Foreign aid, cultural scripts, and attitudes toward violence against women in Malawi
Jeffrey Swindle (University of Michigan)
Paper short abstract:
Global cultural scripts are spreading worldwide and shaping lay people's attitudes. I show that funding disbursed to foreign aid projects positively predicts rejection of violence against women among Malawians, with the most influential projects being those that challenge violence justification.
Paper long abstract:
Global cultural scripts are spreading to lay people around the world and shaping their attitudes. I focus on the exposure mechanism of foreign aid projects on people's attitudinal rejection of violence against women in Malawi. Combining three national surveys between 2010 and 2016 with a new dataset capturing foreign aid projects at the district geographic area, I show that funding disbursed to foreign aid projects positively predicts rejection of violence against women among Malawians, with the most influential projects being those that focus explicitly on challenging justificatory narratives of such violence. These results are robust to several controls for aid allocation. Theoretically, the paper demonstrates how transnational organizations shape not only the policies at the nation-state or organizational levels, but also the ideas of lay people in the grassroots of societies.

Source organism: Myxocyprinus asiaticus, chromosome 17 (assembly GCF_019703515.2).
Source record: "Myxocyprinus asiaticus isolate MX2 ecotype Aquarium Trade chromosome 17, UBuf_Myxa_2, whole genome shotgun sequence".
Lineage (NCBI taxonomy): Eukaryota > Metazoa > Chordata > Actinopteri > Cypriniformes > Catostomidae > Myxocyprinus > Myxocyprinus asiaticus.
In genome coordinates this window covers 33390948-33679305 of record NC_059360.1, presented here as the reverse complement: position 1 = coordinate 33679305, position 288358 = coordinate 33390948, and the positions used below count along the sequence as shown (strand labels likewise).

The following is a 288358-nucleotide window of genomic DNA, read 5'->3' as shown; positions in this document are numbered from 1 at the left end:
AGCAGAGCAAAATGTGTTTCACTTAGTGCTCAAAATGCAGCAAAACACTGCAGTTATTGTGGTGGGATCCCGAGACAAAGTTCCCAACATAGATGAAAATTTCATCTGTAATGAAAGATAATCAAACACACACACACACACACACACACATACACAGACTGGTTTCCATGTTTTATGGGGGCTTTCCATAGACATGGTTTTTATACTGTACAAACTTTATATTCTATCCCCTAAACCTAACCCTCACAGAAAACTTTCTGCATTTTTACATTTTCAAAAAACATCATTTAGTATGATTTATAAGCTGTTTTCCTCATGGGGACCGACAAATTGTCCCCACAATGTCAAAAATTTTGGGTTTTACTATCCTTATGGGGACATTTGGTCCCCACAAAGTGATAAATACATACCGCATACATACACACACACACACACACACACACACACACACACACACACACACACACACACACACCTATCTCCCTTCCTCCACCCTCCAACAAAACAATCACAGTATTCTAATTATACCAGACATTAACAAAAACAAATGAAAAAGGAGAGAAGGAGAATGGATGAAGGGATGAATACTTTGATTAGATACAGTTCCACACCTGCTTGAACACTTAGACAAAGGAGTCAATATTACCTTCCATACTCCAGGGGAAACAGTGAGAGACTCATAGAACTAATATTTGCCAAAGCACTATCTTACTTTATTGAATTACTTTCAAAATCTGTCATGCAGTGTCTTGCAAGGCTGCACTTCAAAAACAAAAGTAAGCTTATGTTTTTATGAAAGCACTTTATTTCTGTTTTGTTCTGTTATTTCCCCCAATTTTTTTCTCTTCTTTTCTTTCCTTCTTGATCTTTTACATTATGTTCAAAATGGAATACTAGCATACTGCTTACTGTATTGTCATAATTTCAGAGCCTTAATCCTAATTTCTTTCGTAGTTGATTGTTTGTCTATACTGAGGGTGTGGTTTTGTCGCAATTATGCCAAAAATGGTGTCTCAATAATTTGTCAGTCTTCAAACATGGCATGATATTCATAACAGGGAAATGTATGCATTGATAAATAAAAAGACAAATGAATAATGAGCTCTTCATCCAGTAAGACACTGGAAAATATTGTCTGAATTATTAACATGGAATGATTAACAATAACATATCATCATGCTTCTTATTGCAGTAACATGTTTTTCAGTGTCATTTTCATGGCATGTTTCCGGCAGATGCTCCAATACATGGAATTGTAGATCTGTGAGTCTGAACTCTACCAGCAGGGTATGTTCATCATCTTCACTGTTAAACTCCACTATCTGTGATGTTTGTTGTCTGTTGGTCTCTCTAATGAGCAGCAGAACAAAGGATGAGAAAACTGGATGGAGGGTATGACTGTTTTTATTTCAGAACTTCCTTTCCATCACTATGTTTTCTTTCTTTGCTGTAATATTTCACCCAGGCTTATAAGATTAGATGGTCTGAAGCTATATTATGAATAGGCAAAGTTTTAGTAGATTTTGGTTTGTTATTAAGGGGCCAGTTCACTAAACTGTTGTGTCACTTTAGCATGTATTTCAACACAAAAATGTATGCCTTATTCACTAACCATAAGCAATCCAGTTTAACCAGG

- Transnational political economies of development